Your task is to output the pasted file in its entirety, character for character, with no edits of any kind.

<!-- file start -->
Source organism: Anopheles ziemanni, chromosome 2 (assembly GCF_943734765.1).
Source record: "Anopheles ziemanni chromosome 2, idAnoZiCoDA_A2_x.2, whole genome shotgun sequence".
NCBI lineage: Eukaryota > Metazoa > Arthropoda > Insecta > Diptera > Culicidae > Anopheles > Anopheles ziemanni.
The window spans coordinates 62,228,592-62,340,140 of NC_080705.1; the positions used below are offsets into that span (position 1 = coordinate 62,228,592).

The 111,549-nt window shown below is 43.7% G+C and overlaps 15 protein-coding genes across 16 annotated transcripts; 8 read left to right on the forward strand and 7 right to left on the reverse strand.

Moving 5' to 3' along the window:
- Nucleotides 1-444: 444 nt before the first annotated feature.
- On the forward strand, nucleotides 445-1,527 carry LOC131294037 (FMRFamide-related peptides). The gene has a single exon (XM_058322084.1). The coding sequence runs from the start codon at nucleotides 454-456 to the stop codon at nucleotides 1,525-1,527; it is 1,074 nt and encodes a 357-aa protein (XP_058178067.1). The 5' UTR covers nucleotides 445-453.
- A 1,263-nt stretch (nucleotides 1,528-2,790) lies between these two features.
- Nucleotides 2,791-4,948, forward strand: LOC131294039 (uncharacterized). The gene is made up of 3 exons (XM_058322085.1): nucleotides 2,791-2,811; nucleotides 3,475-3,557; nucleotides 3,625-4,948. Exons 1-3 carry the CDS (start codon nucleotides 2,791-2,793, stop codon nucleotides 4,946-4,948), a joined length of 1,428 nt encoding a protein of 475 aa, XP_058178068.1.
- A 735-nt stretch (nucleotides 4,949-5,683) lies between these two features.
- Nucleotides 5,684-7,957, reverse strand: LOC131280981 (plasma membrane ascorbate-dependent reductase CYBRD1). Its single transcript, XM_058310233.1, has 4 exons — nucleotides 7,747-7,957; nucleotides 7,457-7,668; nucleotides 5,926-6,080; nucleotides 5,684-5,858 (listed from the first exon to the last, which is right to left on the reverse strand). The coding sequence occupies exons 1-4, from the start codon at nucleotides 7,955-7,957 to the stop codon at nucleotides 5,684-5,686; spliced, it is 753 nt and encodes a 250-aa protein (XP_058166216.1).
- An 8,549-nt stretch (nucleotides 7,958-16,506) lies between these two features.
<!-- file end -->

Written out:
Source organism: Anopheles ziemanni, chromosome 2 (assembly GCF_943734765.1).
Source record: "Anopheles ziemanni chromosome 2, idAnoZiCoDA_A2_x.2, whole genome shotgun sequence".
NCBI lineage: Eukaryota > Metazoa > Arthropoda > Insecta > Diptera > Culicidae > Anopheles > Anopheles ziemanni.
The window spans coordinates 62,228,592-62,340,140 of NC_080705.1; the positions used below are offsets into that span (position 1 = coordinate 62,228,592).

The 111,549-nt window shown below is 43.7% G+C and overlaps 15 protein-coding genes across 16 annotated transcripts; 8 read left to right on the forward strand and 7 right to left on the reverse strand.

Moving 5' to 3' along the window:
- Nucleotides 1-444: 444 nt before the first annotated feature.
- On the forward strand, nucleotides 445-1,527 carry LOC131294037 (FMRFamide-related peptides). The gene has a single exon (XM_058322084.1). The coding sequence runs from the start codon at nucleotides 454-456 to the stop codon at nucleotides 1,525-1,527; it is 1,074 nt and encodes a 357-aa protein (XP_058178067.1). The 5' UTR covers nucleotides 445-453.
- A 1,263-nt stretch (nucleotides 1,528-2,790) lies between these two features.
- Nucleotides 2,791-4,948, forward strand: LOC131294039 (uncharacterized). The gene is made up of 3 exons (XM_058322085.1): nucleotides 2,791-2,811; nucleotides 3,475-3,557; nucleotides 3,625-4,948. Exons 1-3 carry the CDS (start codon nucleotides 2,791-2,793, stop codon nucleotides 4,946-4,948), a joined length of 1,428 nt encoding a protein of 475 aa, XP_058178068.1.
- A 735-nt stretch (nucleotides 4,949-5,683) lies between these two features.
- Nucleotides 5,684-7,957, reverse strand: LOC131280981 (plasma membrane ascorbate-dependent reductase CYBRD1). Its single transcript, XM_058310233.1, has 4 exons — nucleotides 7,747-7,957; nucleotides 7,457-7,668; nucleotides 5,926-6,080; nucleotides 5,684-5,858 (listed from the first exon to the last, which is right to left on the reverse strand). The coding sequence occupies exons 1-4, from the start codon at nucleotides 7,955-7,957 to the stop codon at nucleotides 5,684-5,686; spliced, it is 753 nt and encodes a 250-aa protein (XP_058166216.1).
- An 8,549-nt stretch (nucleotides 7,958-16,506) lies between these two features.